Case studies are a form of problem-based learning where students are usually presented with a real-life scenario or problem that needs to be solved. Students may be given all of the information up-front, or they may be given details in stages and asked to respond as the situation changes. Students are normally given starting points for research, but have to use their own critical research skills to gather data to solve the problems.
Using case studies is a good way to introduce group work, and allows students to learn by doing, and apply what they have learnt to a real-life situation.
Preparation time Student workload Marking time
Literacies and skills exhibited
- Identifying, posing and defining problems
- Developing arguments, reflecting, evaluating, assessing and judging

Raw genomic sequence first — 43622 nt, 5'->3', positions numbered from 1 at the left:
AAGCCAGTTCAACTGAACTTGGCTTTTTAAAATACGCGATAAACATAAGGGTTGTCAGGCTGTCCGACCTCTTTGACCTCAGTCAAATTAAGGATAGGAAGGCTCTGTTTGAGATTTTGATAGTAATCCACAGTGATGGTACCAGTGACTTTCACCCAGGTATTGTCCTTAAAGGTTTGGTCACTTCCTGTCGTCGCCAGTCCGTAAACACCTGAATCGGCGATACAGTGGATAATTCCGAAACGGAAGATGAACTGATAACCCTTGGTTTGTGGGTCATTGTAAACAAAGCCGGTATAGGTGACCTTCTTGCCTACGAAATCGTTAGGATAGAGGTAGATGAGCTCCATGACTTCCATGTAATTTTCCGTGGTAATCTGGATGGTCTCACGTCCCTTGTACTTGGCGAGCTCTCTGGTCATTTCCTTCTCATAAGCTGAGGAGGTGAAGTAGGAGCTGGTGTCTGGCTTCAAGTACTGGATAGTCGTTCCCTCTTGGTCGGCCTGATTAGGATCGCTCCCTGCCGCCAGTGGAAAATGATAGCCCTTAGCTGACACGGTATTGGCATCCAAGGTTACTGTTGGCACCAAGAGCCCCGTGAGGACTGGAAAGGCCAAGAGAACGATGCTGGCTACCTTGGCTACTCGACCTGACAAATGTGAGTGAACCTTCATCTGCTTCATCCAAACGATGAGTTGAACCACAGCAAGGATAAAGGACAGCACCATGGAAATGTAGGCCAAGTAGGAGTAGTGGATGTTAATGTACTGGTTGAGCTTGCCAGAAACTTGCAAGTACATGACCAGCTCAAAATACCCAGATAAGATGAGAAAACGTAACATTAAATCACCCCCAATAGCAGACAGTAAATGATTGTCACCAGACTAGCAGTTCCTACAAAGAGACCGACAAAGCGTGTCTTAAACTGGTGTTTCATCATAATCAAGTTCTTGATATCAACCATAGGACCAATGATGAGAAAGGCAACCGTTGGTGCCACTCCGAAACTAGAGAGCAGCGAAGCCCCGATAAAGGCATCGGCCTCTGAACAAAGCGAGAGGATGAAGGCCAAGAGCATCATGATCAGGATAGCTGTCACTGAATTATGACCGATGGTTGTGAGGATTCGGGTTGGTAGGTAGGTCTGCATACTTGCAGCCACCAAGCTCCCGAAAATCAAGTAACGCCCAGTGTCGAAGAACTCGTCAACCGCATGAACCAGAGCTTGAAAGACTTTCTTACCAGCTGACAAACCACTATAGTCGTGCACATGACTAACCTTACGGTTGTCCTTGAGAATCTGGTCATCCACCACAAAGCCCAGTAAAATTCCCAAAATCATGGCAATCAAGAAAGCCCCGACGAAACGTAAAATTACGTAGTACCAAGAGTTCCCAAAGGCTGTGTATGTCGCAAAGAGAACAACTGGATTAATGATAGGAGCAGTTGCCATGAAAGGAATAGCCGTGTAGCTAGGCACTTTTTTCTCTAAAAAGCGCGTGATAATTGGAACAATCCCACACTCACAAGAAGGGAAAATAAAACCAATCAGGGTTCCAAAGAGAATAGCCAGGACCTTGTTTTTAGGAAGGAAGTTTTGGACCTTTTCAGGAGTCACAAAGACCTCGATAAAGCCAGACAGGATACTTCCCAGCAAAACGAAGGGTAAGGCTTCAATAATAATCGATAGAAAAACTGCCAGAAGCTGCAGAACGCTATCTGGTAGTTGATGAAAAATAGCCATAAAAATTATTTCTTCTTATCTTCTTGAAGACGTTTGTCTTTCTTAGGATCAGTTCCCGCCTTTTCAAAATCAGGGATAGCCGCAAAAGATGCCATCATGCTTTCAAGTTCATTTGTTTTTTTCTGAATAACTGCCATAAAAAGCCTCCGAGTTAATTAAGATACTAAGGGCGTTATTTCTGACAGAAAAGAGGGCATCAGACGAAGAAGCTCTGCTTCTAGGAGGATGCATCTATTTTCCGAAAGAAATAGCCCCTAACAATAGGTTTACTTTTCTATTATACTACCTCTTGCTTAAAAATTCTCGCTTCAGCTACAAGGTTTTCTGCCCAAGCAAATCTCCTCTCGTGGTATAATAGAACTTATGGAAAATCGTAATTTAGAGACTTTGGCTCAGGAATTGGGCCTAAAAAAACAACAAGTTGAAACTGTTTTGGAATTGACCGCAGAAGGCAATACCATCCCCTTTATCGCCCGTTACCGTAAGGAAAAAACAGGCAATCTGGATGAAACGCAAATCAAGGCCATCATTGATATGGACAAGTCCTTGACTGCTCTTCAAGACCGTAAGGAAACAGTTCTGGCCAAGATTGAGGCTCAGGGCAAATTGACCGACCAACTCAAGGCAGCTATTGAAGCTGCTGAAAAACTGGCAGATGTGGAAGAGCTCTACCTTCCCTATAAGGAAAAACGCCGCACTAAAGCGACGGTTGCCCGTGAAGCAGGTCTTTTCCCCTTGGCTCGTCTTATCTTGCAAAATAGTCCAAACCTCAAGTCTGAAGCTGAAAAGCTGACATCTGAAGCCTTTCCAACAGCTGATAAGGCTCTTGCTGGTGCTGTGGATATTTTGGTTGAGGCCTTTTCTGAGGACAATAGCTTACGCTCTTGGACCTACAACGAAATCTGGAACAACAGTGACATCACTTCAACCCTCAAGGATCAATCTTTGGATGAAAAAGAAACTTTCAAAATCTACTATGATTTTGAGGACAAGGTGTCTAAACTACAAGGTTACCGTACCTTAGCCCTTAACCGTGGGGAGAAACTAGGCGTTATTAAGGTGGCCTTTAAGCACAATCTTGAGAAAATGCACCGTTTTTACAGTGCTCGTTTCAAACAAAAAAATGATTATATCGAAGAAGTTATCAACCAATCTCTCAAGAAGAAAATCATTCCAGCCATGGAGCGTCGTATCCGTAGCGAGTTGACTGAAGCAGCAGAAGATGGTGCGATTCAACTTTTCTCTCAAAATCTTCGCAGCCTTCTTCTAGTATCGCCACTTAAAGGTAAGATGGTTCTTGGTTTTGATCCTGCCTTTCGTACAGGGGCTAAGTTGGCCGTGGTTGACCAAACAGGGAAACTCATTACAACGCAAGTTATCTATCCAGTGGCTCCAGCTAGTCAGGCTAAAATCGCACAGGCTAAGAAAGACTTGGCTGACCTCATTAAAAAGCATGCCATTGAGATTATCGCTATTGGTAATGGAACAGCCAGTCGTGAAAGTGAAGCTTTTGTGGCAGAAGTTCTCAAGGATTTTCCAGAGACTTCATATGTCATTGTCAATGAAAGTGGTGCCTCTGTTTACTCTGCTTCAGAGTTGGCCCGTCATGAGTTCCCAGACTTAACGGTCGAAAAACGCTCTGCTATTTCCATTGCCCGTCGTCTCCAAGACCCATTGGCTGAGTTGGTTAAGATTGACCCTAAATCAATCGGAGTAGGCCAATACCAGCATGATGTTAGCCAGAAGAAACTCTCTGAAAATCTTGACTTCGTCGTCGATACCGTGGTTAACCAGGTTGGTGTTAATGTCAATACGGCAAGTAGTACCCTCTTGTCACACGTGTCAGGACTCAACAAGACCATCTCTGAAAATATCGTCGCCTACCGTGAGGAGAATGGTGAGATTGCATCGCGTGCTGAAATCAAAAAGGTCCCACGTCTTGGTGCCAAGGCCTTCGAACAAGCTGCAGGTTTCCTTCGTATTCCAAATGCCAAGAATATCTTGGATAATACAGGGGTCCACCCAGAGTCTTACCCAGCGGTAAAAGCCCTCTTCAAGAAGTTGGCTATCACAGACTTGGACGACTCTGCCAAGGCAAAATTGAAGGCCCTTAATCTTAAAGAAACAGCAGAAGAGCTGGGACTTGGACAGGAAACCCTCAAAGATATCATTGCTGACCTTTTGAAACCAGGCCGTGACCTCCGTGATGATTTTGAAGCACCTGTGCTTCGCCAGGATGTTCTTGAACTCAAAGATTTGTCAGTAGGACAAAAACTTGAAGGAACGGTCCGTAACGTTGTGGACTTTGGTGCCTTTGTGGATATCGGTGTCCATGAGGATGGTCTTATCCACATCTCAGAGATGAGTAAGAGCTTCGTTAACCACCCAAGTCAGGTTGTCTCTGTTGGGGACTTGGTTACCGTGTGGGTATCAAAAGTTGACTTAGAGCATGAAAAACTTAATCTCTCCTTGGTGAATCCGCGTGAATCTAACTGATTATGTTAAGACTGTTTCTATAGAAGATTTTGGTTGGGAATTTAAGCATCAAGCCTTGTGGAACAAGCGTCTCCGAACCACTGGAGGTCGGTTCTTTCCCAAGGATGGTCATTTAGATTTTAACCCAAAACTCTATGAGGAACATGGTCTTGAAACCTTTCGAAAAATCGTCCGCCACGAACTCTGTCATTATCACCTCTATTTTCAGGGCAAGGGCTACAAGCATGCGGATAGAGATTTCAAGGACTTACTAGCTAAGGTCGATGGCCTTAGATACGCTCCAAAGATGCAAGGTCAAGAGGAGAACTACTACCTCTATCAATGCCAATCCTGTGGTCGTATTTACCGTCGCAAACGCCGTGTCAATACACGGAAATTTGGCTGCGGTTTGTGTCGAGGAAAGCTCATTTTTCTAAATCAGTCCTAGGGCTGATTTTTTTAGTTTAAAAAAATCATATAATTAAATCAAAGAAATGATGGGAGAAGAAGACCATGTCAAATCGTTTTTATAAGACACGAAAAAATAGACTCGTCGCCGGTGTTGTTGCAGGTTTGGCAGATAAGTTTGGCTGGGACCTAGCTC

- One and two-way communication; communication within a group
- Working independently and working within a group
- Fieldtrips or visits to organisations or industries
Students can demonstrate their work in a variety of ways. Presentations or posters are useful for continuing the case study (in the real world, teams would probably present their findings/approach to a panel) and are also less time-consuming to mark and provide feedback. Reports or other written forms are also common.
Assessment by case studies and scenarios, University of New South Wales
Guide to time involved in preparation, marking, and student workload: Low Medium High